Christine Duval | 20 comments Beatriz wrote: "Hi Christine, I really enjoyed reading your book. Congratulations! Are you working on a sequel? If so when can we expect it by :) I would like to know how long did it take you to complete your book..."

Thanks so much Beatriz! I am working on the sequel and hopefully will have it complete by December, which is when Freshman Forty is projected to be released with Bloomsbury Spark. I wrote the first draft of FF two years ago during a Nanowrimo competition (November National Novel Writing Month), where you are challenged to write 50,000 words in 30 days. Then I put it away for December, picked it back up in January and had it complete to enter into the Amazon Breakthrough Novel Contest around the third week of that month. But it has evolved quite a bit since that version thanks to a bunch of beta readers and a really good critique group who demanded more of my characters and more from the plot. I'd recommend doing Nanowrimo if you are just starting out writing your first novel. It really is an inspiring month and around the clock, through Twitter, there is someone in the world working on their novel. I remember I used to do word sprints in the middle of the night with a girl in South Africa. We'd turn on the timer and race write for ten minutes then compare how many words we wrote. With Nanowrimo, it is all about quantity, not quality. You push yourself to write as much as you can and amazingly by doing that, you let your guard down and really surprise yourself with what you come up with. Plus, it forces you to look at your novel every day so it is always with you, you are always thinking about your characters. And, there's one right around the corner since it is an annual event. Best of luck with your project!


message 9: by Sherry (new)

Sherry One of the things that struck me about your book is the very strong and distinct voice of Laurel. She feels very real. Is she based on anyone, or a group of people, you know?


message 10: by Christine (last edited Aug 05, 2013 02:43PM) (new)

Christine Duval | 20 comments Sherry wrote: "One of the things that struck me about your book is the very strong and distinct voice of Laurel. She feels very real. Is she based on anyone, or a group of people, you know?"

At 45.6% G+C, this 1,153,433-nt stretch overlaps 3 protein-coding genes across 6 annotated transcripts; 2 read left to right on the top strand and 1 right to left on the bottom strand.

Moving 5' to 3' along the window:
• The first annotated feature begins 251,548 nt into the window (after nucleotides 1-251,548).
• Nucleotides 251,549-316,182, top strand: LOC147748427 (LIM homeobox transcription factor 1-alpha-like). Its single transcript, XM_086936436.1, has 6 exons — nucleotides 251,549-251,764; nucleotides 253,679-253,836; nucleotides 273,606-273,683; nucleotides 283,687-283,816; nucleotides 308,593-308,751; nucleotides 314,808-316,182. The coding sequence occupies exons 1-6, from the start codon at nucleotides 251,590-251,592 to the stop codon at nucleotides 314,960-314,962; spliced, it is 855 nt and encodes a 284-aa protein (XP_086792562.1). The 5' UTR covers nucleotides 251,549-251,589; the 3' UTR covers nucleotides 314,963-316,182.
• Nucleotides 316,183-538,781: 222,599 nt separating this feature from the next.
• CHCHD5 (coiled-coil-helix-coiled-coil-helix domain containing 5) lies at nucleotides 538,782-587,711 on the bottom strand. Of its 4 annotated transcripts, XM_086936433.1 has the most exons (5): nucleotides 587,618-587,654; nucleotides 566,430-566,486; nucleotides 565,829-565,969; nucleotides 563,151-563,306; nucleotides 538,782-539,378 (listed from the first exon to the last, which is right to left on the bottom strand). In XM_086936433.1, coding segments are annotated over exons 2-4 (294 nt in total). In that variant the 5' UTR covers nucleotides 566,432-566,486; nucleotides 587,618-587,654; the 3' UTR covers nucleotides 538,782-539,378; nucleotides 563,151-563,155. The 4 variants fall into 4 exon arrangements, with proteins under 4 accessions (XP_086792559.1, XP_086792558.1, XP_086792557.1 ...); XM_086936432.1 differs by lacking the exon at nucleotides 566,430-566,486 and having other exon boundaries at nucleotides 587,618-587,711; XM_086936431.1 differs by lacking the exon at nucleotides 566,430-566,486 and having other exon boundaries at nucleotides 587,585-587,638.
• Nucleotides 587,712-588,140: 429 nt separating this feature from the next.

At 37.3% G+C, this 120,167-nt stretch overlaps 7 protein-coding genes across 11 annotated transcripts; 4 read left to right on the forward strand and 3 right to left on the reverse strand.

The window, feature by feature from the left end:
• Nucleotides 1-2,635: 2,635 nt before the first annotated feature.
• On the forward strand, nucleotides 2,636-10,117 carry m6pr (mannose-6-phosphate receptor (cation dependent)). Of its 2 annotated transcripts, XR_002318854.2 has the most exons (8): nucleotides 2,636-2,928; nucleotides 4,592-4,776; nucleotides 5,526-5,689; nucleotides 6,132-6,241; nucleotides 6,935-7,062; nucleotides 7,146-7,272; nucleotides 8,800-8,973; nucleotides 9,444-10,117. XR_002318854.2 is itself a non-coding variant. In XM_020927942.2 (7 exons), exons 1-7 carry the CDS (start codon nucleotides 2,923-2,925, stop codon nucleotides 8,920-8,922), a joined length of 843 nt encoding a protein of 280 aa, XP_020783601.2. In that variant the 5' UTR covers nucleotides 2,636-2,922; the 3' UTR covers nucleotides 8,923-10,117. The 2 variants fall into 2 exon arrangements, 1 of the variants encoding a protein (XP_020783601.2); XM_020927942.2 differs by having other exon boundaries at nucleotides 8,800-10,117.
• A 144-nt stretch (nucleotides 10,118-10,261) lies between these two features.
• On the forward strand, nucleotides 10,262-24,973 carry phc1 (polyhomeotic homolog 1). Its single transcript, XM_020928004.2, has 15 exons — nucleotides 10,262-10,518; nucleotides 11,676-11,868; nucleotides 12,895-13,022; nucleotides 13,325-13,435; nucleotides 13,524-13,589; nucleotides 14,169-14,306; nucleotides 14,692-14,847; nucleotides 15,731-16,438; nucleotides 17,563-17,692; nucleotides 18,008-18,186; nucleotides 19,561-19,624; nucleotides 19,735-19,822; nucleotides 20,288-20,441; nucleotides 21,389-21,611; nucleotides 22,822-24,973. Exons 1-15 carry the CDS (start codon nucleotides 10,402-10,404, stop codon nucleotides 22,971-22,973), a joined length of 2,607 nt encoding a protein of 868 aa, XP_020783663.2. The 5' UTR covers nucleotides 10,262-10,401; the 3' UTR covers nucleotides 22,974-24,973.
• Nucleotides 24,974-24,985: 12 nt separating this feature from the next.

She really isn't based on any one person or even a group of people. Some of the situations she finds herself in are based on real things. Not the pregnancy but the premature death of her mom, the places, the struggle to move on while her dad is building a new life with someone. I don't think there is one person out there who hasn't witnessed, whether first hand or via a good friend, someone who needs to accept a parent's new husband or wife. And the gossipy doorman...yeah.

I think the choice to write the book in first person, present tense helped to strengthen Laurel's voice. It isn't an easy way to write because everything is happening to your character while you are writing it. I was very influenced by two books when I set out to create this story: Laurie Halse Anderson's "Speak" and Julie Buxbaum's "The Opposite of Love." I loved how Laurie was able to keep Melinda quiet the whole year in a believable way when she had such a big secret to tell. And, I love the way Julie balances strong emotion and humor as her main character Emily is forced to face her fears.


message 11: by Tami (new)

Tami Charles | 1 comments Christine, first off a HUGE congrats on your success! I adore Freshman Forty and was wondering how much the story will change once published via Bloomsbury? Or will the changes be minor? Lastly, how do find the experience working with Bloomsbury? SO very happy for you!!!


message 12: by Christine (new)

Christine Duval | 20 comments Freshman Forty is now Positively Mine, slated to be re-released in December with Bloomsbury under their new imprint Spark. And, as a bonus, there will be a few more chapters! Cover reveal coming soon! Positively Mine